Pin change interrupt is unreliable with certain input signals

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Hi,

I apologize upfront if this is going to be a lengthy post.

I started on a project where I wanted my ATtiny45 to wake from deep sleep, so I played with the pin change interrupt. I sampled a switch connected to PB0 and triggered a PCI on each pin change.

My impression was that sometimes switch presses were missed. I spent a lot of time on this and now think there is some 'issue' with the change detection logic.

I stripped down the software to the bare minimum which still reproduces the effect. Here it is, it's only 13 instructions long (it's a disassembly with a few comments):

 

       0:       rjmp    main		; reset vector, start main()
       2:       rjmp    main		; vec_1, not used
vec2:  4:       sbi     0x16, 1		; vec_2, pin change ISR; toggle PB1...
       6:       reti				; ...and that's it
main:  8:       ldi     r24, 0x1E	; DDRB    = 1 << PB4 | 1 << PB3 | 1 << PB2 | 1 << PB1;
       a:       out     0x17, r24
       c:       sbi     0x18, 0		; activate pullup on PB0
       e:       ldi     r24, 0x20	; GIMSK   = 1 << PCIE;
      10:       out     0x3b, r24
      12:       ldi     r24, 0x01	; PCMSK   = 1 << PCINT0;
      14:       out     0x15, r24
      16:       sei			; enable interrupts
.L4:  18:       rjmp    .L4		; spin

 

So, it just sets up the pins plus the PCI and then spins. The ISR will toggle PB1, then return. I expect to see one (or several, if the switch bounces) toggles on PB1 for each press and release.

I'm watching the pins with a fast scope.

 

Oh, and I should note that the low fuse is set to 0x24, so CLK is output at pin 3, and the chip is running at 128/8 = 16kHz.

 

Also with this minimum program I could see switch presses/releases being lost; i.e. I could see the switch transitioning from LO to HI, with a bouncing transition period, but NO PCI ISR triggered.

Note that I could clearly see if the ISR was triggered twice. I'd say that with my setup I had a single ISR call in about 70% of cases, two ISR calls in 20%, and ZERO ISR calls in 10% of switch presses/releases.

 

I also noted that, for my switch, the time between bouncing peaks was irregular but in the range of about 100usecs, which is quite close to the chip's cycle time at 16kHz.

 

After a while all this switch pressing got annoying, so I hooked up my scope's signal generator and tried to simulate the switch. I found a pattern that reliably causes the PCI change detection logic to fail.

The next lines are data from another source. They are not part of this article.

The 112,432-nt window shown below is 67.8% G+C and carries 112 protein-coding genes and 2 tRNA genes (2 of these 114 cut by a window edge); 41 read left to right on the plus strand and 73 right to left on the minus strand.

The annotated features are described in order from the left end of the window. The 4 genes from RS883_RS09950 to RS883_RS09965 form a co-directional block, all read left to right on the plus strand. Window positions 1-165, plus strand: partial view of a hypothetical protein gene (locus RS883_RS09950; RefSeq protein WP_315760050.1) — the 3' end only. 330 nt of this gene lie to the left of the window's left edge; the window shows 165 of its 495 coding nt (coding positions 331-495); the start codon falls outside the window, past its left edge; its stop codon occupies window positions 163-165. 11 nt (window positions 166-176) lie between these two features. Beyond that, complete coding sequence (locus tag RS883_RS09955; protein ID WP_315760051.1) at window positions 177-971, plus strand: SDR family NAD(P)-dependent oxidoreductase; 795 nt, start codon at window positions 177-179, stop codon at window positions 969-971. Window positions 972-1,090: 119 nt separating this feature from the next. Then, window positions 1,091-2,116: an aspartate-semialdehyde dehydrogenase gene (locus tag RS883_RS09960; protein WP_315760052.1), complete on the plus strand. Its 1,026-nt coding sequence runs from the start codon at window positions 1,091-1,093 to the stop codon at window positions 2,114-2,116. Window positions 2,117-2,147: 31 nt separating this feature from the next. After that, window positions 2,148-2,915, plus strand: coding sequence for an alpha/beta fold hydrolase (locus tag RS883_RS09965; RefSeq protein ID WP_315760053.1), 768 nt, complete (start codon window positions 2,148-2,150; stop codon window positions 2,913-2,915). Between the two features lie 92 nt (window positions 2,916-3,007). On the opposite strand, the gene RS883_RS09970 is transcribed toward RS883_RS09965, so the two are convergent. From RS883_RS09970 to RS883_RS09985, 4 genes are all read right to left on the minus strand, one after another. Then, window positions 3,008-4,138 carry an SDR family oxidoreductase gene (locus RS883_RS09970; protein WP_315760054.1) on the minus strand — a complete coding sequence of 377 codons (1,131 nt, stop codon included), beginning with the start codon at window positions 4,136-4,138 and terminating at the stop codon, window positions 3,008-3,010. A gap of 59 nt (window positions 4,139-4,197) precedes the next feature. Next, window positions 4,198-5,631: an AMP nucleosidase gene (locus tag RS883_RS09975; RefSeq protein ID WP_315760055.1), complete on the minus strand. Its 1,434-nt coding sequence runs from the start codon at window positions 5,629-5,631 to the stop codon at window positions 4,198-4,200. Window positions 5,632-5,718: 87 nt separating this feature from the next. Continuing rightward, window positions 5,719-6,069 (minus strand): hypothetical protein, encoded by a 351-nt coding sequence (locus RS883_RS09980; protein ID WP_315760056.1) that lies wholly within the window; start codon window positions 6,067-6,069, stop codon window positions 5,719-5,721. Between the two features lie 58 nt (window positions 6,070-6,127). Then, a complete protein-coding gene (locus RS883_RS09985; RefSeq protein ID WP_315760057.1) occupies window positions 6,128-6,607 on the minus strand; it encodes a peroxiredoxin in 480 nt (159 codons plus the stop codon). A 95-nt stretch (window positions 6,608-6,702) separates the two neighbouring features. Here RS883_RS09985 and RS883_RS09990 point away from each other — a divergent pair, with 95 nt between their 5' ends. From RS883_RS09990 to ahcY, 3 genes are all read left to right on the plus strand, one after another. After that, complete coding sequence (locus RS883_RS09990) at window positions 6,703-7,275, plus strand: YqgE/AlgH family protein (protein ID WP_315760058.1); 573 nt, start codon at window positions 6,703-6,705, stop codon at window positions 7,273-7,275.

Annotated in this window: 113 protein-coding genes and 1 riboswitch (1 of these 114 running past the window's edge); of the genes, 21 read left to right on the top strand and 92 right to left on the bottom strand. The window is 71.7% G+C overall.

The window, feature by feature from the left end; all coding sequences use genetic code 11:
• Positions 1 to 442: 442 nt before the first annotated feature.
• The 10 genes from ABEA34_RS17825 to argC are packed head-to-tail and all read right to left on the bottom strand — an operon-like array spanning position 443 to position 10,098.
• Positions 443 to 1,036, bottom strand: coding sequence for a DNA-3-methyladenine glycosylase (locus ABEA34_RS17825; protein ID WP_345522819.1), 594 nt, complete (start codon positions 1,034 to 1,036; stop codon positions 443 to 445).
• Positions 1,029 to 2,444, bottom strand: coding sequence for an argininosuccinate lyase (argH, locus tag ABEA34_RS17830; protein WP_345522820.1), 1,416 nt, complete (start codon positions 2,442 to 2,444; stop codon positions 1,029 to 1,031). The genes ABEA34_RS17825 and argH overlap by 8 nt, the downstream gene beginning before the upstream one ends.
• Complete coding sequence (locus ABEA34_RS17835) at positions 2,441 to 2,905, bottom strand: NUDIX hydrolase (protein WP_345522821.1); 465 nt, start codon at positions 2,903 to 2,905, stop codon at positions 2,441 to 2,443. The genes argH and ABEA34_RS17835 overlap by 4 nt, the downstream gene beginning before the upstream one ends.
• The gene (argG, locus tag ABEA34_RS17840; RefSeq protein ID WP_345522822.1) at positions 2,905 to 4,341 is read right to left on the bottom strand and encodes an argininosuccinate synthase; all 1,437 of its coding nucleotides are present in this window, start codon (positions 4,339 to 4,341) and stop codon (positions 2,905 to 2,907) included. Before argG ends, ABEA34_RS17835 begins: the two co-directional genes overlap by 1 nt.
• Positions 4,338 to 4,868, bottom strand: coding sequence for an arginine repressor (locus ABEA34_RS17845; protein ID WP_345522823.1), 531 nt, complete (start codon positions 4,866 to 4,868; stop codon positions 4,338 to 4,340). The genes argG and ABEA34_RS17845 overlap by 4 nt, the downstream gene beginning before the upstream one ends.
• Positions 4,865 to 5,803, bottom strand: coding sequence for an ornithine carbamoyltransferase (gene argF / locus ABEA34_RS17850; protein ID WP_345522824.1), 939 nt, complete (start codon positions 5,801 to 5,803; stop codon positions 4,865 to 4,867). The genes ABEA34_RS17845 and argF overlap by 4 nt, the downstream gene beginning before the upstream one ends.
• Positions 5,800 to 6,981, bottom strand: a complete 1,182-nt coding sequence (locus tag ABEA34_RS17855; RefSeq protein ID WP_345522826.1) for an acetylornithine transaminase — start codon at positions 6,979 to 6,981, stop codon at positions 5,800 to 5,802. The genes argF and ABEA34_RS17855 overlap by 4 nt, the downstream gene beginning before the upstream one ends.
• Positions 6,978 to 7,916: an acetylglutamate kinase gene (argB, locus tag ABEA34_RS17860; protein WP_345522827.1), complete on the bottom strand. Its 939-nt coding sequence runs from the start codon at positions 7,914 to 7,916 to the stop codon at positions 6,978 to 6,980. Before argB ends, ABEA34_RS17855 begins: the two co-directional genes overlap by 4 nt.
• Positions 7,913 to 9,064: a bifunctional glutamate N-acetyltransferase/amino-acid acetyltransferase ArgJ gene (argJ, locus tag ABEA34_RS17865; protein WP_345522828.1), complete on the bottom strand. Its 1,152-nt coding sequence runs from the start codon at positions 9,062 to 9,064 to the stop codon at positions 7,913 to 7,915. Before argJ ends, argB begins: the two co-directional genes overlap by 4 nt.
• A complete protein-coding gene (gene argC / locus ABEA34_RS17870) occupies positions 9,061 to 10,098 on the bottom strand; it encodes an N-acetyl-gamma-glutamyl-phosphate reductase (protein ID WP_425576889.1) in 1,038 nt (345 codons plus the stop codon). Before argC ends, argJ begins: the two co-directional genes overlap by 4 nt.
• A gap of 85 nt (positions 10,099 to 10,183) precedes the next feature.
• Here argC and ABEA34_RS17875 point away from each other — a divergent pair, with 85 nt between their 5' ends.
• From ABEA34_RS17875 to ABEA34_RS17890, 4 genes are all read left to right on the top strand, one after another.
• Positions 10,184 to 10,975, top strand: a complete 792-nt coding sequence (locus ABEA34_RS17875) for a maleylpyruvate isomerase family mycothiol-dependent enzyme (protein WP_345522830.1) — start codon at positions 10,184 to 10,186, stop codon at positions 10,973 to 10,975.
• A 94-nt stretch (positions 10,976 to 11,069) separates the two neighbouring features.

It is quite simple: say, the input is LOW. Then, go HIGH for half a clock period; LOW for half a clock period; then HIGH and remain HIGH.

If this signal is applied to a pin and the initial rising edge happens while the clock signal is HIGH, the whole pin change is lost; PCIF won't be set, and the ISR won't be triggered.

 

This is consistent with the circuit given in 9.2.2, "Pin change interrupt timing", of the ATtinyx5 datasheet. I'm not an expert here, but I tried to apply my synthetic signal to this circuit, as shown in the attached timing diagram, and would expect the pin change to be lost.

As I understand it,

- the initial latch is transparent while CLK is HIGH, and keeps the state it had on the falling edge of CLK while CLK is low

- the signal that finally ends up in PCIF is generated from the XOR of the input and pin_sync, which is a delayed version of pin_lat

- with the given timing, this XOR is always low on rising edge of CLK, so PCIF is never set.

 

Looking forward to all comments. However, please note that this post is not about debouncing, so an answer like 'use a timer interrupt and poll your switch, that's better' won't really help. This is about the pin change interrupt :)

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You say it's not about bouncing but what happens if you activate the interrupt by a signal generated from the io of another micro so it's  guaranteed "clean".

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>> what happens if you activate the interrupt by a signal generated from the io of another micro so it's  guaranteed "clean".

 

I did not try that; however, as I wrote, I'm generating the signal with a signal generator. This input signal looks certainly 'clean', also when viewed with an analog channel on the scope.

You can see the input in the attached screenshot, labelled "PIN0" (which should be better labelled "PB0")

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and the chip is running at 128/8 = 16kHz.

 

What is 128?  why are you running at 16KHz?

 

First, do your results make sense when you run at 8 MHz??  Then start lowering your clock until it doesn't make sense---you will be able to better determine the timing issue.

 

 

 

When in the dark remember-the future looks brighter than ever.   I look forward to being able to predict the future!

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First, thanks for your reply!

 

and the chip is running at 128/8 = 16kHz

Sorry, that was a bit short. The low fuse was 0x24, so

- clock source is the internal 128kHz oscillator

- CKDIV8 is in effect

-> resulting in a clock of 128kHz / 8 = 16kHz.

I'm running at this frequency mostly because signals in the kHz range are so much cleaner and easier to show on  the scope than signals in the MHz range.

It also makes it a lot easier to check out clawson's idea (another controller, running in the MHz range, produces the input signal for the slow controller running in the kHz range).

I just tried your suggestion - switched the low fuse to 0xa2. Now the chip is running at full 8MHz.